The House of Commons’ Public Accounts Committee has questioned the ability of the Ministry of Justice to comprehend the impact of the 23% cuts set to be made to its budget, given its history of ‘poor’ financial management.
At a committee meeting on Tuesday, MPs grilled the MoJ’s permanent secretary, Suma Chakrabarti, on the failings identified in a National Audit Office report published in July.
That report found the MoJ lacked understanding of the costs of its policy proposals, and did not understand in sufficient detail the costs of its activities in prisons, the probation service and the courts.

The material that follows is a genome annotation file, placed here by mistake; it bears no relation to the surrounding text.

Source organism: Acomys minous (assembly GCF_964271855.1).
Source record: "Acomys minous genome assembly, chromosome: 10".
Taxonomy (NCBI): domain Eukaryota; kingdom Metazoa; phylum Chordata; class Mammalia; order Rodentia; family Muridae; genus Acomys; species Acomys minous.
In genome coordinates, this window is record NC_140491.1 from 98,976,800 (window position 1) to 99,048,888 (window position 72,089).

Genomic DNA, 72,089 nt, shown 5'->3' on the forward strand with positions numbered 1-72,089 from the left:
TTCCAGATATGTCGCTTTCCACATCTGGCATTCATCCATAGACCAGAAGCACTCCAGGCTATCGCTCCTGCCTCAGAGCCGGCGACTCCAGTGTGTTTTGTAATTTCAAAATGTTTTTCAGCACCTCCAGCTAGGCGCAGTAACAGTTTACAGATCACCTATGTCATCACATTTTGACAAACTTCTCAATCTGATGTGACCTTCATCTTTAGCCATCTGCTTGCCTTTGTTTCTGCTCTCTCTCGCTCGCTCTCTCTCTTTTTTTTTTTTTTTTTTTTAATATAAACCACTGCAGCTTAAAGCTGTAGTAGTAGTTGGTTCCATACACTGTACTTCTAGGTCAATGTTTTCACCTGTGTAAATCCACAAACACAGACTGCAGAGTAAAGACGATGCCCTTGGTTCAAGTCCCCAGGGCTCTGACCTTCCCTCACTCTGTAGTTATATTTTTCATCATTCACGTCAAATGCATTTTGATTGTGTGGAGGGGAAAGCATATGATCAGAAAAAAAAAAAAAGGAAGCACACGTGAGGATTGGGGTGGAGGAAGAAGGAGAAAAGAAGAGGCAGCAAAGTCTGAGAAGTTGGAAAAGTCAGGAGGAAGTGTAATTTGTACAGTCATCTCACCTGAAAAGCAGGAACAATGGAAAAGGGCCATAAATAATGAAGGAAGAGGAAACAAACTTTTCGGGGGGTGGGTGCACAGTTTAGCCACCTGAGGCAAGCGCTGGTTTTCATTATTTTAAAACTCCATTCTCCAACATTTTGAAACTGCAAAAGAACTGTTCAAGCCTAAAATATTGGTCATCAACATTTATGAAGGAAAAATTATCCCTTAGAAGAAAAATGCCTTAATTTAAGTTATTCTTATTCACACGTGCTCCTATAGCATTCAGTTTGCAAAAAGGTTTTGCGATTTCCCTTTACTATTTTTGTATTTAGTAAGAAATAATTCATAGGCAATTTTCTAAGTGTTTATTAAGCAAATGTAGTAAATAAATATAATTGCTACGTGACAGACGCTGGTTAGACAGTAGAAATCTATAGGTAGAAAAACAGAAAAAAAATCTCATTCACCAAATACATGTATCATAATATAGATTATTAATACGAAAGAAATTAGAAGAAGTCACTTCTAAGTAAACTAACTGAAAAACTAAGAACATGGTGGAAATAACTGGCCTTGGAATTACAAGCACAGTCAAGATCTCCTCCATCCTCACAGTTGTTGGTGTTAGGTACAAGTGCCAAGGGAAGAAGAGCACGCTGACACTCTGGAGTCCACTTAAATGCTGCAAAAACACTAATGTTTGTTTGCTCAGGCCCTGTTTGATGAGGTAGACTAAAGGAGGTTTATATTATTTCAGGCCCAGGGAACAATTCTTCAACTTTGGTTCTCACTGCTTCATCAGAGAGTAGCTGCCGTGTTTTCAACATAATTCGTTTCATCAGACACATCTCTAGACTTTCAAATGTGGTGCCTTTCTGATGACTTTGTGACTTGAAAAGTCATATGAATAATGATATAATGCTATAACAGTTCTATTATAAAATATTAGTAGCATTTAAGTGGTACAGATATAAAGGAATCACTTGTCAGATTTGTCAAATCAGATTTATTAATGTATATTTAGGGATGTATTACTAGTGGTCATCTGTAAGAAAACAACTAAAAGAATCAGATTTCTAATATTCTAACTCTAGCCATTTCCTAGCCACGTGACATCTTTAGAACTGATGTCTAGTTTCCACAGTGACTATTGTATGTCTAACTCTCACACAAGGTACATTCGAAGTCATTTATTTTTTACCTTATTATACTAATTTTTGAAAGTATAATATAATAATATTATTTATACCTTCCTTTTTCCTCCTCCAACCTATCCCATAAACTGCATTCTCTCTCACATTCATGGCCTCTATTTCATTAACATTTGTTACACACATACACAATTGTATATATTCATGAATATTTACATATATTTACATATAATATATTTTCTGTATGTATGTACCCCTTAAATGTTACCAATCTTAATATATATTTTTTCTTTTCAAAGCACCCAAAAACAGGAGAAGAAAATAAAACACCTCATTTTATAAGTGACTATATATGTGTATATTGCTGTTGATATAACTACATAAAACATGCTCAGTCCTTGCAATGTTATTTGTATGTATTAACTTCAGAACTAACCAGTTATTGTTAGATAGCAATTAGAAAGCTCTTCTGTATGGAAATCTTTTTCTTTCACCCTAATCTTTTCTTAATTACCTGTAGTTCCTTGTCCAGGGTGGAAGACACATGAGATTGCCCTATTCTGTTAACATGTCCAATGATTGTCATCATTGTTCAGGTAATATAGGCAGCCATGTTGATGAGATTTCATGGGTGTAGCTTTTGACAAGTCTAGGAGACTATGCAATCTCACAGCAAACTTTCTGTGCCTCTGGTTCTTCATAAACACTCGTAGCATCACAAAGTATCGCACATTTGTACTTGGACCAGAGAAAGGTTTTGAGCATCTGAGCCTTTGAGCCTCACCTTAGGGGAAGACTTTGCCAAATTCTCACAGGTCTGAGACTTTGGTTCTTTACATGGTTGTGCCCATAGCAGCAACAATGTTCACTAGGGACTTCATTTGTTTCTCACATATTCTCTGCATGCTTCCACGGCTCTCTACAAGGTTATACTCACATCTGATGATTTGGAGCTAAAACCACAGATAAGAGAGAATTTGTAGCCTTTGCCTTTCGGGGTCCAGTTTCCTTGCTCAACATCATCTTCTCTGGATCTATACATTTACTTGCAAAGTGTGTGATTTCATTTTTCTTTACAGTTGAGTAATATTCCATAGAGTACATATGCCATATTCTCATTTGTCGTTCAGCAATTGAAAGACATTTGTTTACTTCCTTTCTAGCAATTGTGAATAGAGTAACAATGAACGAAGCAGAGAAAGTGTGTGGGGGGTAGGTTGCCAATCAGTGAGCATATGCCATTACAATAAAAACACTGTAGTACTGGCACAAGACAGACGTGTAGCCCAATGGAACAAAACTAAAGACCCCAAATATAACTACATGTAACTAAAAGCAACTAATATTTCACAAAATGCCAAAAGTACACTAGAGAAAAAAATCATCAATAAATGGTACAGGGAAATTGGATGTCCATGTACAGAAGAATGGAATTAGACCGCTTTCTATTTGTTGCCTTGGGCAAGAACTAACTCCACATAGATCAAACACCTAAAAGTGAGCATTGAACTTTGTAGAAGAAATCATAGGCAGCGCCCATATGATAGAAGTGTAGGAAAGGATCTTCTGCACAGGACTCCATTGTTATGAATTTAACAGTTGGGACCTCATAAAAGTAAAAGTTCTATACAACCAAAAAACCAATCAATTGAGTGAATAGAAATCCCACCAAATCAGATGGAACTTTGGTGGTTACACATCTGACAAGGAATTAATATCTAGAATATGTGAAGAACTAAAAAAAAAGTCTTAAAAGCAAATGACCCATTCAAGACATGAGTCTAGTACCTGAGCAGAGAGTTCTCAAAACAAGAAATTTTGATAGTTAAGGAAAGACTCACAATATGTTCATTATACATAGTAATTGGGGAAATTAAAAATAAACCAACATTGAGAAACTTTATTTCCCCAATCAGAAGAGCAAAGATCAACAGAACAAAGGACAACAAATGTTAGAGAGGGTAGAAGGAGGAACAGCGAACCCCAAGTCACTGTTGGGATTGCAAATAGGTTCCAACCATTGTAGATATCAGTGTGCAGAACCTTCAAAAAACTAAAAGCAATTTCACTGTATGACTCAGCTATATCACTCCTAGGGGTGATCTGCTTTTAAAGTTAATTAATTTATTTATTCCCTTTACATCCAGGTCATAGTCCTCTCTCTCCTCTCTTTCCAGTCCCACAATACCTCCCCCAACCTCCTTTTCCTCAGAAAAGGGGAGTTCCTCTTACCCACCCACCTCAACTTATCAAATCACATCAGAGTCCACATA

Committee chair Margaret Hodge (pictured) said the observations in the report were ‘pretty shocking’, and demonstrated that the MoJ’s financial management of its current £8.9bn budget is ‘poor’.
Hodge said that if the ministry did not understand its underlying costs, then the cost reductions stemming from the spending review would be service cuts rather than value-for-money savings. She added that there could be unintended consequences that actually increased costs.
‘The report says you won’t have a complete understanding of your costs until 2012. How can you understand the implications of a 23% cut to your budget?’ asked Hodge.
Chakrabarti said the NAO’s report was based on data from 2008/09 and the MoJ had made significant improvements since then, including introducing a corporate finance modelling unit to work out the cost of policies and the financial implications of policy changes.
However, he admitted that the department still has a ‘fair way to go’.